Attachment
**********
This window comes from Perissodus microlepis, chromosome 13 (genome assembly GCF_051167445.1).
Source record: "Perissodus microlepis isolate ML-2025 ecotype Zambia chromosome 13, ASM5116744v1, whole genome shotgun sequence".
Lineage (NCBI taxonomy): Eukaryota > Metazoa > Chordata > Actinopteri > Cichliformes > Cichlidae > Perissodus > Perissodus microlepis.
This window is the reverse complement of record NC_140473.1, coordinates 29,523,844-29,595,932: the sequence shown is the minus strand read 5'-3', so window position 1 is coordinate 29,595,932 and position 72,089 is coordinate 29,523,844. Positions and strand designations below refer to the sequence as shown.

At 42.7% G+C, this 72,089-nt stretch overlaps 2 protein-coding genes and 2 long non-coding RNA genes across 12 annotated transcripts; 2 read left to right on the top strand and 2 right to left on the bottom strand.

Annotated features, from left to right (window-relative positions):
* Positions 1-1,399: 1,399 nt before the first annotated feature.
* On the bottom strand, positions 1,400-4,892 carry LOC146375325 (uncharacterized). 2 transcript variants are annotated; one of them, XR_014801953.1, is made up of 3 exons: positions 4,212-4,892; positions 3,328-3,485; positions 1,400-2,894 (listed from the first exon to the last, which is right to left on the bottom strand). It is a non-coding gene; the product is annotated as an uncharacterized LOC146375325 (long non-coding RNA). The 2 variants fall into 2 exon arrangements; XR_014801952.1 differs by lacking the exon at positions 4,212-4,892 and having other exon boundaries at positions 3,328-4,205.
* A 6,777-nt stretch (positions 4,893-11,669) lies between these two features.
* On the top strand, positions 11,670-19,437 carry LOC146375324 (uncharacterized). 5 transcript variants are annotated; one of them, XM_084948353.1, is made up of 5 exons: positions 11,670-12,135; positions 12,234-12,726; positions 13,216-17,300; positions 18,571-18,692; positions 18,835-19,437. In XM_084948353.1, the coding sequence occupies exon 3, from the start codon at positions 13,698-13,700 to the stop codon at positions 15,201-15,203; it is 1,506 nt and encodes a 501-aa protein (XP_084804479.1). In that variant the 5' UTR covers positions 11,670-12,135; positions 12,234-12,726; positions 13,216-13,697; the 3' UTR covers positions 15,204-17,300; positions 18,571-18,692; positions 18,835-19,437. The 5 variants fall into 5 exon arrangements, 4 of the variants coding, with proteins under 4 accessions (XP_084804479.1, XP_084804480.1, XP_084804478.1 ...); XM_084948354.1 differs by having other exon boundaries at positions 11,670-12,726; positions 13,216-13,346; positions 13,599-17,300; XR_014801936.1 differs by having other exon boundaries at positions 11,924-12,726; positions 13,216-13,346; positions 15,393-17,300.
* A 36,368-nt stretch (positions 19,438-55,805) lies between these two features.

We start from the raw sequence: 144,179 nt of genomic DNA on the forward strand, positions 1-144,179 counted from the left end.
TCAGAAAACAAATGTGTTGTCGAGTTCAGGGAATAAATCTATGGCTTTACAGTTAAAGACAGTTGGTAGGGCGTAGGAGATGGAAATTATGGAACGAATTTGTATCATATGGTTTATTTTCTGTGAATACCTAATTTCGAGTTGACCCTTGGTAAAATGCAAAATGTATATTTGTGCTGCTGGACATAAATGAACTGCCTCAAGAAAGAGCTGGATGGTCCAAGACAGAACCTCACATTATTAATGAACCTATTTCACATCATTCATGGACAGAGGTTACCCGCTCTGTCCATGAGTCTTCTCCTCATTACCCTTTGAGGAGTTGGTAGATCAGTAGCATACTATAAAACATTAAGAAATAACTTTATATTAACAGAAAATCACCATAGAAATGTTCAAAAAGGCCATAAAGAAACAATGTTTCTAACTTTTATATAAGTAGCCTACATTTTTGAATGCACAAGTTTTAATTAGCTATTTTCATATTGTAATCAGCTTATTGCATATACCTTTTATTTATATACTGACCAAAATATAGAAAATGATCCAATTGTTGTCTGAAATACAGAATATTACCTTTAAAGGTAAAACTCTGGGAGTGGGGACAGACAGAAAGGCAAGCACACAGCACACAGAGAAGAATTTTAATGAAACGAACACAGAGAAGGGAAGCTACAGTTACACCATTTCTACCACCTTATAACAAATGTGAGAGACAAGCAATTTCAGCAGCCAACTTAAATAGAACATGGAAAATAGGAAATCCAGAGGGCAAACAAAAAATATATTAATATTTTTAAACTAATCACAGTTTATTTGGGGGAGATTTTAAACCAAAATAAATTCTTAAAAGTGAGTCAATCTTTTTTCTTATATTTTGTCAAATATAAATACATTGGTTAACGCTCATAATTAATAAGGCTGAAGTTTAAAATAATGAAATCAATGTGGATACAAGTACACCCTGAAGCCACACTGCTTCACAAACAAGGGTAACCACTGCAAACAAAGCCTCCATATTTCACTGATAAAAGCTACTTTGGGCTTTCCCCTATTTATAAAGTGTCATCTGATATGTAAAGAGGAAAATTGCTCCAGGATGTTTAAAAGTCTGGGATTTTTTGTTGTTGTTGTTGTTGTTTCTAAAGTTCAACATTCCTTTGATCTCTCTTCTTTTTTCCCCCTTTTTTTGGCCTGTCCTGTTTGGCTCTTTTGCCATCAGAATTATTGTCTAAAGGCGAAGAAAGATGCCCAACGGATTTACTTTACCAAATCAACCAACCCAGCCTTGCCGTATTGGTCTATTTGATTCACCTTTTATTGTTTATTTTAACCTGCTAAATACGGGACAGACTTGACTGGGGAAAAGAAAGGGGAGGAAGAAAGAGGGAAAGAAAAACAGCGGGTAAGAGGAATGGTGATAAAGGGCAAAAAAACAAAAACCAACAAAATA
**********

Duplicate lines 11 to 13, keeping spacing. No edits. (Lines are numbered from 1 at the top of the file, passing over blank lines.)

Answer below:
* A 36,368-nt stretch (positions 19,438-55,805) lies between these two features.

We start from the raw sequence: 144,179 nt of genomic DNA on the forward strand, positions 1-144,179 counted from the left end.
TCAGAAAACAAATGTGTTGTCGAGTTCAGGGAATAAATCTATGGCTTTACAGTTAAAGACAGTTGGTAGGGCGTAGGAGATGGAAATTATGGAACGAATTTGTATCATATGGTTTATTTTCTGTGAATACCTAATTTCGAGTTGACCCTTGGTAAAATGCAAAATGTATATTTGTGCTGCTGGACATAAATGAACTGCCTCAAGAAAGAGCTGGATGGTCCAAGACAGAACCTCACATTATTAATGAACCTATTTCACATCATTCATGGACAGAGGTTACCCGCTCTGTCCATGAGTCTTCTCCTCATTACCCTTTGAGGAGTTGGTAGATCAGTAGCATACTATAAAACATTAAGAAATAACTTTATATTAACAGAAAATCACCATAGAAATGTTCAAAAAGGCCATAAAGAAACAATGTTTCTAACTTTTATATAAGTAGCCTACATTTTTGAATGCACAAGTTTTAATTAGCTATTTTCATATTGTAATCAGCTTATTGCATATACCTTTTATTTATATACTGACCAAAATATAGAAAATGATCCAATTGTTGTCTGAAATACAGAATATTACCTTTAAAGGTAAAACTCTGGGAGTGGGGACAGACAGAAAGGCAAGCACACAGCACACAGAGAAGAATTTTAATGAAACGAACACAGAGAAGGGAAGCTACAGTTACACCATTTCTACCACCTTATAACAAATGTGAGAGACAAGCAATTTCAGCAGCCAACTTAAATAGAACATGGAAAATAGGAAATCCAGAGGGCAAACAAAAAATATATTAATATTTTTAAACTAATCACAGTTTATTTGGGGGAGATTTTAAACCAAAATAAATTCTTAAAAGTGAGTCAATCTTTTTTCTTATATTTTGTCAAATATAAATACATTGGTTAACGCTCATAATTAATAAGGCTGAAGTTTAAAATAATGAAATCAATGTGGATACAAGTACACCCTGAAGCCACACTGCTTCACAAACAAGGGTAACCACTGCAAACAAAGCCTCCATATTTCACTGATAAAAGCTACTTTGGGCTTTCCCCTATTTATAAAGTGTCATCTGATATGTAAAGAGGAAAATTGCTCCAGGATGTTTAAAAGTCTGGGATTTTTTGTTGTTGTTGTTGTTGTTTCTAAAGTTCAACATTCCTTTGATCTCTCTTCTTTTTTCCCCCTTTTTTTGGCCTGTCCTGTTTGGCTCTTTTGCCATCAGAATTATTGTCTAAAGGCGAAGAAAGATGCCCAACGGATTTACTTTACCAAATCAACCAACCCAGCCTTGCCGTATTGGTCTATTTGATTCACCTTTTATTGTTTATTTTAACCTGCTAAATACGGGACAGACTTGACTGGGGAAAAGAAAGGGGAGGAAGAAAGAGGGAAAGAAAAACAGCGGGTAAGAGGAATGGTGATAAAGGGCAAAAAAACAAAAACCAACAAAATA